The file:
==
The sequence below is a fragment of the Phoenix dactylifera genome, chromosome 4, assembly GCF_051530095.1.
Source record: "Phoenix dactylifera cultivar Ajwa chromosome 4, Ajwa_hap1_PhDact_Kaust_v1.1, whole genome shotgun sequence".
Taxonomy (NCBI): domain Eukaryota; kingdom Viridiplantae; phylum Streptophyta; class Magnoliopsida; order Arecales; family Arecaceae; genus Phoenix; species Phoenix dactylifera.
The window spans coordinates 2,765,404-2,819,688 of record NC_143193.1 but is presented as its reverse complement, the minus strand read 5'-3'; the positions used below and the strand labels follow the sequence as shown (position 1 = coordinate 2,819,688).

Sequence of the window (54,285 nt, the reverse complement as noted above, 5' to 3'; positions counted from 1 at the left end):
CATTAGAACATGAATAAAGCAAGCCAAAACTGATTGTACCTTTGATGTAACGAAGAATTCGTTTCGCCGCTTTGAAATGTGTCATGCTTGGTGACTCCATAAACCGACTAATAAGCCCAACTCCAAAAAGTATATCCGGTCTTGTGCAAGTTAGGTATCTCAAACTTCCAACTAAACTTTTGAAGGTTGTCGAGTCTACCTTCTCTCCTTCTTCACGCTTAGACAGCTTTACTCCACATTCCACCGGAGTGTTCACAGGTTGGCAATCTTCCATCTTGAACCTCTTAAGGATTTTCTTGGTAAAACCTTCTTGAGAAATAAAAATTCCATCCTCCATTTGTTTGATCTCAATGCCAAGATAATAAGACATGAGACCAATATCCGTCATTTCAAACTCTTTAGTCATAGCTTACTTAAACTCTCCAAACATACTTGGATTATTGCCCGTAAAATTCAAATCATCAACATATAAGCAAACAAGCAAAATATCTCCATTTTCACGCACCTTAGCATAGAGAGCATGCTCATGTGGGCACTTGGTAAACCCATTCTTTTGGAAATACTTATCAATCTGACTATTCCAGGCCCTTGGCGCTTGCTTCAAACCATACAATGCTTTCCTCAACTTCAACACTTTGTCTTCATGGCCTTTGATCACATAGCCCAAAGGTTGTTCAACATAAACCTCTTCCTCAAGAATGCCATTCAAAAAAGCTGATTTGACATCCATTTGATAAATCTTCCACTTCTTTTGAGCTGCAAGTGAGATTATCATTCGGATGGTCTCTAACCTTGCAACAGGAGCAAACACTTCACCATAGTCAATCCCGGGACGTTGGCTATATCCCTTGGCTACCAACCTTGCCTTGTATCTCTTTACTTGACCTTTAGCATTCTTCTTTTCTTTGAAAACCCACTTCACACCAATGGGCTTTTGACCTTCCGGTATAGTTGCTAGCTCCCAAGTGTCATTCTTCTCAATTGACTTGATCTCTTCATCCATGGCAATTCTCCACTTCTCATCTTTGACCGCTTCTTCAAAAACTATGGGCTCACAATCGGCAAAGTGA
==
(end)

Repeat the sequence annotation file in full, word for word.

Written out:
The sequence below is a fragment of the Phoenix dactylifera genome, chromosome 4, assembly GCF_051530095.1.
Source record: "Phoenix dactylifera cultivar Ajwa chromosome 4, Ajwa_hap1_PhDact_Kaust_v1.1, whole genome shotgun sequence".
Taxonomy (NCBI): domain Eukaryota; kingdom Viridiplantae; phylum Streptophyta; class Magnoliopsida; order Arecales; family Arecaceae; genus Phoenix; species Phoenix dactylifera.
The window spans coordinates 2,765,404-2,819,688 of record NC_143193.1 but is presented as its reverse complement, the minus strand read 5'-3'; the positions used below and the strand labels follow the sequence as shown (position 1 = coordinate 2,819,688).

Sequence of the window (54,285 nt, the reverse complement as noted above, 5' to 3'; positions counted from 1 at the left end):
CATTAGAACATGAATAAAGCAAGCCAAAACTGATTGTACCTTTGATGTAACGAAGAATTCGTTTCGCCGCTTTGAAATGTGTCATGCTTGGTGACTCCATAAACCGACTAATAAGCCCAACTCCAAAAAGTATATCCGGTCTTGTGCAAGTTAGGTATCTCAAACTTCCAACTAAACTTTTGAAGGTTGTCGAGTCTACCTTCTCTCCTTCTTCACGCTTAGACAGCTTTACTCCACATTCCACCGGAGTGTTCACAGGTTGGCAATCTTCCATCTTGAACCTCTTAAGGATTTTCTTGGTAAAACCTTCTTGAGAAATAAAAATTCCATCCTCCATTTGTTTGATCTCAATGCCAAGATAATAAGACATGAGACCAATATCCGTCATTTCAAACTCTTTAGTCATAGCTTACTTAAACTCTCCAAACATACTTGGATTATTGCCCGTAAAATTCAAATCATCAACATATAAGCAAACAAGCAAAATATCTCCATTTTCACGCACCTTAGCATAGAGAGCATGCTCATGTGGGCACTTGGTAAACCCATTCTTTTGGAAATACTTATCAATCTGACTATTCCAGGCCCTTGGCGCTTGCTTCAAACCATACAATGCTTTCCTCAACTTCAACACTTTGTCTTCATGGCCTTTGATCACATAGCCCAAAGGTTGTTCAACATAAACCTCTTCCTCAAGAATGCCATTCAAAAAAGCTGATTTGACATCCATTTGATAAATCTTCCACTTCTTTTGAGCTGCAAGTGAGATTATCATTCGGATGGTCTCTAACCTTGCAACAGGAGCAAACACTTCACCATAGTCAATCCCGGGACGTTGGCTATATCCCTTGGCTACCAACCTTGCCTTGTATCTCTTTACTTGACCTTTAGCATTCTTCTTTTCTTTGAAAACCCACTTCACACCAATGGGCTTTTGACCTTCCGGTATAGTTGCTAGCTCCCAAGTGTCATTCTTCTCAATTGACTTGATCTCTTCATCCATGGCAATTCTCCACTTCTCATCTTTGACCGCTTCTTCAAAAACTATGGGCTCACAATCGGCAAAGTGA